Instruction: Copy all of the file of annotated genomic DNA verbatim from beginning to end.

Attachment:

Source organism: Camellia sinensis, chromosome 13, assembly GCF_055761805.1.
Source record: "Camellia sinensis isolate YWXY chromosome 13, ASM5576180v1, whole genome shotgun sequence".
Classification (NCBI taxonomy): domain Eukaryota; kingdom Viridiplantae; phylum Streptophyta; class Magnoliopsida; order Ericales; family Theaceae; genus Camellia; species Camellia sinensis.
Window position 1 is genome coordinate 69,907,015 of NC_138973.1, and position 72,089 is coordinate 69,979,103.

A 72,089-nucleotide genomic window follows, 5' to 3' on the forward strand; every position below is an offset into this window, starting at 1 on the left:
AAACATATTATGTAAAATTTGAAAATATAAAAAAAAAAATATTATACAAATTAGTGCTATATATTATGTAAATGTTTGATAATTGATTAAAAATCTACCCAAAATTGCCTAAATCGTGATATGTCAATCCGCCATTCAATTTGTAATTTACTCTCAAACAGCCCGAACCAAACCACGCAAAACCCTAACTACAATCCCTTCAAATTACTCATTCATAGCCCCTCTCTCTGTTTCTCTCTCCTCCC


Source organism: Camellia sinensis, chromosome 13, assembly GCF_055761805.1.
Source record: "Camellia sinensis isolate YWXY chromosome 13, ASM5576180v1, whole genome shotgun sequence".
Classification (NCBI taxonomy): domain Eukaryota; kingdom Viridiplantae; phylum Streptophyta; class Magnoliopsida; order Ericales; family Theaceae; genus Camellia; species Camellia sinensis.
Window position 1 is genome coordinate 69,907,015 of NC_138973.1, and position 72,089 is coordinate 69,979,103.

A 72,089-nucleotide genomic window follows, 5' to 3' on the forward strand; every position below is an offset into this window, starting at 1 on the left:
AAACATATTATGTAAAATTTGAAAATATAAAAAAAAAAATATTATACAAATTAGTGCTATATATTATGTAAATGTTTGATAATTGATTAAAAATCTACCCAAAATTGCCTAAATCGTGATATGTCAATCCGCCATTCAATTTGTAATTTACTCTCAAACAGCCCGAACCAAACCACGCAAAACCCTAACTACAATCCCTTCAAATTACTCATTCATAGCCCCTCTCTCTGTTTCTCTCTCCTCCC